Sunday, December 19, 2010

The Ouroboros Wave: A Book Review...

I was a big sci-fi geek as a kid.

My dad was an electrical engineer who fed me a constant stream of "kid friendly" sci-fi authors (Norton, Heinlein, Asimov, etc.) when I was young.  Despite having a significant impact on how I think today in terms of my beliefs regarding a whole host of issues, I ceased being an "active" fan of sci-fi novels a long time ago.  While I would always stop by the "new" sci-fi section of my local bookstores and peruse the offerings, I cannot remember the last time I actually read, let alone bought, a real sci-fi novel (I don't classify Lovecraft as sci-fi, though some of his tales surely qualify).

That changed this past week.

Out shopping for books for my family's Christmas gifts I made my usual stop by the sci-fi section and ran across the above book.  Its black and white cover differentiated it from the usual flying Ferrari through the pink clouds of some far off, lush planet.  Then I saw the author's name--Jyouji Hayashi, and the fact that this was an English translation of his Japanese work...hmmm...not the typical American or Western sci-fi drivel?  Tell me more.

Reading the synopsis on the back cover sealed the deal as it divulged that the content didn't surround some far off time or some farcical premise.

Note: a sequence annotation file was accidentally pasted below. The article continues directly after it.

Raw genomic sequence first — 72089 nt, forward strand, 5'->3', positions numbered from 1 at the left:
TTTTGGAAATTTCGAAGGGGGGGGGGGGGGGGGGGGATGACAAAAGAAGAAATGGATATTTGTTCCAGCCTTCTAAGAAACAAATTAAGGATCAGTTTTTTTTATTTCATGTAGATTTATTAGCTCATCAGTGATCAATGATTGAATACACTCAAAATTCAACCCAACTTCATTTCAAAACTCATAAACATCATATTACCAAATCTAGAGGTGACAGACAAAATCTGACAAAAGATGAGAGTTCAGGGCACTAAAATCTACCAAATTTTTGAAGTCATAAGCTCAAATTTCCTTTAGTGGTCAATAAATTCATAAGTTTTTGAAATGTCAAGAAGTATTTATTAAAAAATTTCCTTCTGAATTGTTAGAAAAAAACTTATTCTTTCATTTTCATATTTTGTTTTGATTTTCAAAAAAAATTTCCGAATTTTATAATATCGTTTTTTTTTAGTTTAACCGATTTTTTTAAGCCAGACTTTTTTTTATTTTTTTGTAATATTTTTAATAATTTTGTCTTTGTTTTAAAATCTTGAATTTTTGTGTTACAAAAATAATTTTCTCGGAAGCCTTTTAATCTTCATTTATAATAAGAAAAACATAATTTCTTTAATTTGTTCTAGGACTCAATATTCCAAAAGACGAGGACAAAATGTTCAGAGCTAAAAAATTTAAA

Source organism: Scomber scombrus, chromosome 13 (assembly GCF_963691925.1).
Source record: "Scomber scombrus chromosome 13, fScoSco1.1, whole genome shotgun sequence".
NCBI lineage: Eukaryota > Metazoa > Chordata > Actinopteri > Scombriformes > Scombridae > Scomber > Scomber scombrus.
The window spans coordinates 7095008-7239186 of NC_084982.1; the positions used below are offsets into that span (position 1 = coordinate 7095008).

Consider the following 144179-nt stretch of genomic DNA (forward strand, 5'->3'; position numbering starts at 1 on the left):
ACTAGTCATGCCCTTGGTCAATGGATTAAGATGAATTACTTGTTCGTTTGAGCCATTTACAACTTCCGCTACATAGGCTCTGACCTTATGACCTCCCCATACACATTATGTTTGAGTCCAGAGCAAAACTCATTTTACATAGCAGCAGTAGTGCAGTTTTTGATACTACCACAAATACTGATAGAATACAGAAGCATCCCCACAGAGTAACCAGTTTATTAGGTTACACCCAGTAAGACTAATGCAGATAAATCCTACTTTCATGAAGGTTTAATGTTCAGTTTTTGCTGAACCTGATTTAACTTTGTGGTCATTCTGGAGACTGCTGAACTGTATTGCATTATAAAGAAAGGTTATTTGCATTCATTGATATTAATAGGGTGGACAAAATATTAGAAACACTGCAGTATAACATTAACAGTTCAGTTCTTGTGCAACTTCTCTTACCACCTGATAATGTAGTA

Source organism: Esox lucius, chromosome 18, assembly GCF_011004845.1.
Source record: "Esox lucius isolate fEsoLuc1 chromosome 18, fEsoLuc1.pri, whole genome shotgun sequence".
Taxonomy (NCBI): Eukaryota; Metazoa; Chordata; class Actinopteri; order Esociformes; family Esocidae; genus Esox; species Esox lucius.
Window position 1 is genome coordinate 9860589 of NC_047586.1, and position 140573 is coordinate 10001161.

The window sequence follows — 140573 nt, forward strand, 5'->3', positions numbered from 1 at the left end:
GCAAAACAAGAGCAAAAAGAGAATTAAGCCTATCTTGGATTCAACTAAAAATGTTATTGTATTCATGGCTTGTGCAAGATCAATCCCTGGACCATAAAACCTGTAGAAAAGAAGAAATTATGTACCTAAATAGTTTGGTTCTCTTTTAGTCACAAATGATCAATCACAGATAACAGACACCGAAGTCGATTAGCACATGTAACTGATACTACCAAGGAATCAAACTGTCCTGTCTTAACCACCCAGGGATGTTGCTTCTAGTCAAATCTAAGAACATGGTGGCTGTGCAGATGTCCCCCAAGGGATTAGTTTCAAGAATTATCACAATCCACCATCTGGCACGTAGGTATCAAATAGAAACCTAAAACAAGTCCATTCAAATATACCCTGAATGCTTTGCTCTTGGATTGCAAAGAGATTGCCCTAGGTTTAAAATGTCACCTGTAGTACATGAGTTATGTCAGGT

So what about the actual book?

Well, first off it is not a novel.  It is a 250+ page collection of six separate and loosely connected novellas.  Each one of the six take place along a timeline that spans the years 2123 to 2171, progressing chronologically as the book moves forward.  Some characters reappear from novella to novella, some don't, but there are plenty of touchstones contained within each section so that you always know you are inside the universe Hayashi has created.

The topic of the novellas surrounds mankind's push into the outer solar system, the evolution of societies and how they differentiate from one another once "land" beyond Earth becomes inhabited and human/AI reactions to potential discovery of intelligent life beyond our own.

Whether its the result of the translation or is true to the author, the book is extremely readable and retains the reader's interest from beginning to end as each page brings new revelations.  Definitely a book for the "harder" sci-fi fans, there are lengthy discussions of artificial intelligence, black holes, gravity waves and other more advanced concepts but discussions don't devolve into scientific lectures, remaining at a level sufficient to educate but not confuse the reader.

Characters are also not forgotten amidst the science as while most remain fairly superficial in their portrayal, they are not cardboard cutouts--its just that when the science and overarching analysis of that science is the focus, the bit character players are merely a medium through which to describe various events and not the focus itself.

Hayashi has a host of novels to his name in Japan with The Ouroboros Wave being the first of his works to be translated into English and whose previous topics encompassed military fiction, fantasy and sci-fi.  This is hands down the best (if a bit uneven with the initial novellas in the collection being significantly stronger than the ending ones) sci-fi book I have read in a loooooong time.

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